|Lemon dill butter (top)|
Remember having honey butter on warm biscuits or cornbread at your great aunt's house? Oo, I do.
I think she bought it in a jar, but I have made it since and was surprised at how EASY it is.
My first introduction to a COMPOUND BUTTER was that silky, drippy honey butter that got all over my fingers, the tablecloth, and my shirts as a child. I don't eat a lot of butter and have reduced it significantly in baking/cooking, so I don't think of making butter recipes as a healthy practice in my attempt to eat whole foods. HOWEVER, in small amounts, a bit of a compound butter can significantly kick up the flavor in mashed potatoes, a fish dish, or other meal. They add moisture and a bit of creaminess to leftover chicken, rice and pastas, as well. My photo examples aren't the prettiest, which means practice makes perfect, but they taste pretty darn good. :)
Honey Nut Butter (2 sticks butter, 3 TB chopped nuts, 4 TB honey): on toast, waffles, pancakes, or English muffins
Berry Butter (1 stick butter, 2-3 TB berry jam): on toast, in oatmeal (a dab!), on crackers, rolls, waffles or pastries
Pesto Butter (1 stick butter + 2 TB pesto spread): on chicken, fish, pork, in rice, pasta, on a baguette, roll, or breadstick, onto corn on the cob, broccoli, asparagus, add in olive oil- or broth-based sauces
Citrus Butter (2 sticks butter + zest of 1 lemon and 1 lime): on fish, scones, biscuits, in rice, risotto, on cornbread or pastries, on veggies
Lemon-Dill Butter (2 sticks butter + 1/4 cup fresh chopped dill + zest of 1 lemon + 2 TB lemon juice + dash of salt and pepper): on fish, chicken (adds moisture to leftovers!), pork, pasta, breads, and veggies, add in olive oil- or broth-based sauces, on baked potatoes and in mashed potatoes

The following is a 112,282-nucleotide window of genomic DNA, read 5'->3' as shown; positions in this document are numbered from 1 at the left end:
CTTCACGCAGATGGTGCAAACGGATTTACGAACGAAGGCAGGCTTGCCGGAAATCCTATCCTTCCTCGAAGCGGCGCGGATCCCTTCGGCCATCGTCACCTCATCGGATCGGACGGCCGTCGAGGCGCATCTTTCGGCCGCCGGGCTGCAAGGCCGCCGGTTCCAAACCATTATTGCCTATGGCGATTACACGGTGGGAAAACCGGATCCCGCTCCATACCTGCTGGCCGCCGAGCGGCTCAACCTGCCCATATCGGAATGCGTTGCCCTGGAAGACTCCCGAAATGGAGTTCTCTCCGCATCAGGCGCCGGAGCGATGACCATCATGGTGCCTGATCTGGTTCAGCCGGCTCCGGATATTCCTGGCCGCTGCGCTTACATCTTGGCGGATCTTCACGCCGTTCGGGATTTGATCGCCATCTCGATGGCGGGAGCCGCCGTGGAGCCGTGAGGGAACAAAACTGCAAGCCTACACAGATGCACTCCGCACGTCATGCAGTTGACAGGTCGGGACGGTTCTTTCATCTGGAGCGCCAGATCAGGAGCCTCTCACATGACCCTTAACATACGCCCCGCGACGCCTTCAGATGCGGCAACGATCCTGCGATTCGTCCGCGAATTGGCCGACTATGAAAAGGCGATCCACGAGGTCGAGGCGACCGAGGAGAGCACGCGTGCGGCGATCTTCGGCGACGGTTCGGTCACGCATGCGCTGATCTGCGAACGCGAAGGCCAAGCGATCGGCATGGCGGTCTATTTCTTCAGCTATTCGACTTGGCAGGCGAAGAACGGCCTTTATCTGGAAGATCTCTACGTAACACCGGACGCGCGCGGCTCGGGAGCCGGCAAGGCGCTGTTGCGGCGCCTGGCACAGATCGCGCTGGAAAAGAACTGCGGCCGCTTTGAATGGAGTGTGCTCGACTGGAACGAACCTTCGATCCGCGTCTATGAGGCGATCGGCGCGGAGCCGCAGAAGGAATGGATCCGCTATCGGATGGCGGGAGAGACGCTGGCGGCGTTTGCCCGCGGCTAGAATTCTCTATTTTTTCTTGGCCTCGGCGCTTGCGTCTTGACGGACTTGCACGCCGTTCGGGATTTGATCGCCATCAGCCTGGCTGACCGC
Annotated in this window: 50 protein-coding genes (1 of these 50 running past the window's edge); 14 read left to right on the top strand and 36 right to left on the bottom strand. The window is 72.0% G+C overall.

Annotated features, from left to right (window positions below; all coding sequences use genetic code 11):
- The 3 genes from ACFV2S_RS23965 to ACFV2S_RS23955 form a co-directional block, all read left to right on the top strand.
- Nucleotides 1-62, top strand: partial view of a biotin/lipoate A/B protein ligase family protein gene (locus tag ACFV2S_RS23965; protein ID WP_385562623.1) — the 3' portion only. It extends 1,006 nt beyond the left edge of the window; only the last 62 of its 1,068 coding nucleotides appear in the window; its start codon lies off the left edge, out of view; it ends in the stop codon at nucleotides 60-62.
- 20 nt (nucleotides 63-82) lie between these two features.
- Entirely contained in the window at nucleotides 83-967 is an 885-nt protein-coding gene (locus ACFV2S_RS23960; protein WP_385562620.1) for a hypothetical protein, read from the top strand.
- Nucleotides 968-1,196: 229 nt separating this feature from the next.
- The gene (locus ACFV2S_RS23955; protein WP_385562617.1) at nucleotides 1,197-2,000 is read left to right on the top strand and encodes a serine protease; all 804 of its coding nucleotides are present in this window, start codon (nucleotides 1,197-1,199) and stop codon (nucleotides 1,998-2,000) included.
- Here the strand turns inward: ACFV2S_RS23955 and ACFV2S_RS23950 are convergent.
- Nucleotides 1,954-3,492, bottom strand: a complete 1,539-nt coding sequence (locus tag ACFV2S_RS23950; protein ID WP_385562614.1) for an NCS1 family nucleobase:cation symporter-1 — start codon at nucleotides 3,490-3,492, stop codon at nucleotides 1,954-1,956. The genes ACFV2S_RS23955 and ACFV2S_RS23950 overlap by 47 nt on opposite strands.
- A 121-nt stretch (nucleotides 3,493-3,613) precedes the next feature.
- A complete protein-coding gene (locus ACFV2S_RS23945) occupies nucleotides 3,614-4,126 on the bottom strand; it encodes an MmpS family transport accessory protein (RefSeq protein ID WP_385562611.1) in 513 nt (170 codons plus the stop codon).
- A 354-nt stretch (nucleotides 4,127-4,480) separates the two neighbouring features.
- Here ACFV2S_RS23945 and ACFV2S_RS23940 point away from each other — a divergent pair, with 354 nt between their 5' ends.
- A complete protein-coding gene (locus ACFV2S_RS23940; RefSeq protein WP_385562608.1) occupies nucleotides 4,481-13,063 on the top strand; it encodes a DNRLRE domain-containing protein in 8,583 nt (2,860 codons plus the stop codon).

Honey-Sage Butter (1 stick butter + 2 TB honey + 1 1/2 TB dried sage): on fish, pork, breads, carrots...experiment with this one, which is a little different!
Directions for all varieties:
Step One and Only: Soften butter, don't melt it. In a bowl, combine all ingredients and use the back of a large spoon to work the toppings into the butter until all blended.
Storage: Keep in a sealed container OR wrap in wax paper and store in a small box container (butter will mold into the shape of the container) OR wrap in wax paper and roll into round logs.
Fridge or Freeze? Either one works well. With the recipes with fruits or fresh herbs, I'd freeze them and just slice of a TB or so when you need it. If you (or your kids) are a lover of plain jane noodles, add a pat of the pesto or lemon-dill butter for a little kick of flavor.
Compound butter (in little jars or in wax paper "sticks") make great gifts for dinner party guests.
Special thanks to these folks for the ideas and lessons on compound butter:
A beautiful mess
I'm in Waco this week, in the next-to-last week of my formal education career. Hope you're having fun wherever you are!